Chemical mitigation of microbial pathogens in animal feed and ingredients

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dc.contributor.author Cochrane, Roger Andrew
dc.date.accessioned 2015-07-20T20:50:40Z
dc.date.available 2015-07-20T20:50:40Z
dc.date.issued 2015-08-01 en_US
dc.identifier.uri http://hdl.handle.net/2097/20105
dc.description.abstract Feed mill biosecurity is a growing concern for the feed industries, especially since the entry of Porcine Epidemic Diarrhea Virus (PEDV) to the United States. Porcine Epidemic Diarrhea Virus (PEDV) is primarily transmitted by fecal-oral contamination. However, research has confirmed swine feed and ingredients as potential vectors of transmission, so strategies are needed to mitigate PEDV in feed. The objective of the first experiment was to evaluate the effectiveness of various chemical additives to prevent or mitigate PEDV in swine feed and ingredients that had been contaminated post-processing. Time, formaldehyde, medium chain fatty acids, essential oils, and organic acids all enhance the degradation of PEDV RNA in swine feed and ingredients, but their effectiveness varies within matrix. Notably, the medium chain fatty acids were equally as successful at mitigating PEDV as a commercially-available formaldehyde product. Salmonella is also another potential feed safety hazard in animal feed ingredients. Thermal mitigation of Salmonella in ingredients and feed manufacturing is effective, but it does not eliminate the potential for cross contamination. Therefore, the objective of the second experiment was to evaluate the effectiveness of chemicals to mitigate Salmonella cross-contamination in rendered proteins over time. Both chemical treatment and time reduced Salmonella concentrations, but their effectiveness was again matrix dependent. Chemical treatment with medium chain fatty acids or a commercial formaldehyde product was most effective at mitigating Salmonella in rendered protein meals. The final experiment was conducted to evaluate the effectiveness of a dry granular acid, sodium bisulfate (SBS; Jones-Hamilton, Co., Waldridge, OH), to mitigate contamination of Salmonella in poultry feed. A surrogate organism, Enterococcus faecium, was utilized for this research in order to evaluate the effectiveness of SBS. Thermal processing, SBS concentration, and time all impacted biological pathogen levels in poultry diets, and including a dry granular acid may be an effective method to reduce pathogen risk. However, the most significant reduction of Enterococcus faecium was due to thermal mitigation. Notably, pelleting reduced Enterococcus faecium by 2-3 logs on day 0. In summary, both thermal processing and chemical inclusion can be used to reduce the risk of microbial pathogens in feed. en_US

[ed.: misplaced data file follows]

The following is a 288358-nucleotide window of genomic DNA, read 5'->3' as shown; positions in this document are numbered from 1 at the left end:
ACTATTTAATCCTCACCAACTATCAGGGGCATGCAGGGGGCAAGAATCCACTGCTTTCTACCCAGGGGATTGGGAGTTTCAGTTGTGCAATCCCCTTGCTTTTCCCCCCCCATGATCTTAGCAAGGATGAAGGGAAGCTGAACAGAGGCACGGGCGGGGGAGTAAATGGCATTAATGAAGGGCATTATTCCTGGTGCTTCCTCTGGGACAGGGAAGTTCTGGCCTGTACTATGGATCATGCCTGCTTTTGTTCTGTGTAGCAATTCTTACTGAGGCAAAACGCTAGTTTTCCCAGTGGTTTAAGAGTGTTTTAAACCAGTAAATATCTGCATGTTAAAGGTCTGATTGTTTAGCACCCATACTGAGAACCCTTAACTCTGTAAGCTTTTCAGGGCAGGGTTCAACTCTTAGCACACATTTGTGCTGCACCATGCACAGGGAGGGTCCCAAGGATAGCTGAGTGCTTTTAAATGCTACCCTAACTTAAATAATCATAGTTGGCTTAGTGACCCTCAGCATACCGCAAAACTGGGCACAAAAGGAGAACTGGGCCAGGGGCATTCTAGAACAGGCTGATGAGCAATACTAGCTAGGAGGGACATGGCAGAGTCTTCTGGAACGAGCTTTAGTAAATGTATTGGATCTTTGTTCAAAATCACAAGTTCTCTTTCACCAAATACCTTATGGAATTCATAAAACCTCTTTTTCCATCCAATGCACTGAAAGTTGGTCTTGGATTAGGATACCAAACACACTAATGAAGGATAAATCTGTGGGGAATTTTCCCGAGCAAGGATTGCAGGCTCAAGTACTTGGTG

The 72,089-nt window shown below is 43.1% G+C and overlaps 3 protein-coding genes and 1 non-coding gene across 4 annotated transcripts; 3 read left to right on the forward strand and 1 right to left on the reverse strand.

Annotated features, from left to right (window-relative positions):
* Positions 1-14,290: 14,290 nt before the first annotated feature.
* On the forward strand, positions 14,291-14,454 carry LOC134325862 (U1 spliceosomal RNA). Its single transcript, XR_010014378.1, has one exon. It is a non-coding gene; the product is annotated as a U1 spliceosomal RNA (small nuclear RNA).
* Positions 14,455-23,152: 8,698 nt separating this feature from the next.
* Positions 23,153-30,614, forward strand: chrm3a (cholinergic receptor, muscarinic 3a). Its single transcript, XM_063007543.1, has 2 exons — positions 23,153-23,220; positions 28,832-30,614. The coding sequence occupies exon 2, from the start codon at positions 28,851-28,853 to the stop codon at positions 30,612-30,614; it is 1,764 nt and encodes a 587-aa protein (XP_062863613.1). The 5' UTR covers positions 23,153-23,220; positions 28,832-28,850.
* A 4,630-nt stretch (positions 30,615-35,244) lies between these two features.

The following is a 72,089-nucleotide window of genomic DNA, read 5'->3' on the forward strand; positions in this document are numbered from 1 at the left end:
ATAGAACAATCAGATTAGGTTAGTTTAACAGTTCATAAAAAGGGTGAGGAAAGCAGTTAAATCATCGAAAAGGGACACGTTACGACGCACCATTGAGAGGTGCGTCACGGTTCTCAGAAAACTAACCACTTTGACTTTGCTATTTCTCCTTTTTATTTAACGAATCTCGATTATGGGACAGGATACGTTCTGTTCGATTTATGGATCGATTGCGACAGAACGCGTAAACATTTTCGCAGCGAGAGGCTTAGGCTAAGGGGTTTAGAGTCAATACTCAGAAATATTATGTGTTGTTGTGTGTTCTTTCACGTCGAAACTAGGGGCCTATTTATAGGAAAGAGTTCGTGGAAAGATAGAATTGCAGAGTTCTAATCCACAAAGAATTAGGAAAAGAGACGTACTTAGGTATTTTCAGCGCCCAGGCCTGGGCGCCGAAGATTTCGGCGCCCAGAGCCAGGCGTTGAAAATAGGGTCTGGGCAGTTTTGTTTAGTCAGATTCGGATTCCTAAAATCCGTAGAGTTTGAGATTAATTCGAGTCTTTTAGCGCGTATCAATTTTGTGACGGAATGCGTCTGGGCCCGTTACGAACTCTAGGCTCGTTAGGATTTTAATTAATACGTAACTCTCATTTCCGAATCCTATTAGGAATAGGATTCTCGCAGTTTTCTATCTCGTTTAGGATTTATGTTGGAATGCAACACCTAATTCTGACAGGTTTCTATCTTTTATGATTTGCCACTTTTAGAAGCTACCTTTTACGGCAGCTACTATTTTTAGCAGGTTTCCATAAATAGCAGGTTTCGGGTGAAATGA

dc.description.sponsorship National Pork Board Fats and Proteins Research Foundation en_US
dc.language.iso en_US en_US
dc.publisher Kansas State University en
dc.subject PEDV en_US
dc.subject Salmonella en_US
dc.subject Feed safety en_US
dc.subject Biosecurity en_US
dc.subject Chemical treatment en_US
dc.subject Mitigation en_US
dc.title Chemical mitigation of microbial pathogens in animal feed and ingredients en_US
dc.type Thesis en_US
dc.description.degree Master of Science en_US
dc.description.level Masters en_US
dc.description.department Grain Science and Industry en_US
dc.description.advisor Cassandra K. Jones en_US
dc.subject.umi Agriculture, General (0473) en_US
dc.subject.umi Animal Diseases (0476) en_US
dc.subject.umi Animal Sciences (0475) en_US
dc.date.published 2015 en_US
dc.date.graduationmonth August en_US


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